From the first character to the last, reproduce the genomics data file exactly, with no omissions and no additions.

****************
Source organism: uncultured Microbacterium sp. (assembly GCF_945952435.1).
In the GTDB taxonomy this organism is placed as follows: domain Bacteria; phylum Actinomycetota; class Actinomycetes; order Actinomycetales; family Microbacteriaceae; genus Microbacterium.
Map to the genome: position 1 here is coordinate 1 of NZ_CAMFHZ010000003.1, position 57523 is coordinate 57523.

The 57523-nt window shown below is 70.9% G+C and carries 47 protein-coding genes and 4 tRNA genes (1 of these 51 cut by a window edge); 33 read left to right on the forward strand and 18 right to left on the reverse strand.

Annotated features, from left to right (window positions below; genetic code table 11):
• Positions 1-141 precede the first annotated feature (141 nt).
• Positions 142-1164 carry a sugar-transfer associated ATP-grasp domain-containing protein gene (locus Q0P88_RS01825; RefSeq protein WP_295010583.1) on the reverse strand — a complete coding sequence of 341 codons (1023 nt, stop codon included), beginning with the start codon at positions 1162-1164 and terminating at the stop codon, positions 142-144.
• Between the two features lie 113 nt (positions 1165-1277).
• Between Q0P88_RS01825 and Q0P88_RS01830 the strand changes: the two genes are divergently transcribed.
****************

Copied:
Source organism: uncultured Microbacterium sp. (assembly GCF_945952435.1).
In the GTDB taxonomy this organism is placed as follows: domain Bacteria; phylum Actinomycetota; class Actinomycetes; order Actinomycetales; family Microbacteriaceae; genus Microbacterium.
Map to the genome: position 1 here is coordinate 1 of NZ_CAMFHZ010000003.1, position 57523 is coordinate 57523.

The 57523-nt window shown below is 70.9% G+C and carries 47 protein-coding genes and 4 tRNA genes (1 of these 51 cut by a window edge); 33 read left to right on the forward strand and 18 right to left on the reverse strand.

Annotated features, from left to right (window positions below; genetic code table 11):
• Positions 1-141 precede the first annotated feature (141 nt).
• Positions 142-1164 carry a sugar-transfer associated ATP-grasp domain-containing protein gene (locus Q0P88_RS01825; RefSeq protein WP_295010583.1) on the reverse strand — a complete coding sequence of 341 codons (1023 nt, stop codon included), beginning with the start codon at positions 1162-1164 and terminating at the stop codon, positions 142-144.
• Between the two features lie 113 nt (positions 1165-1277).
• Between Q0P88_RS01825 and Q0P88_RS01830 the strand changes: the two genes are divergently transcribed.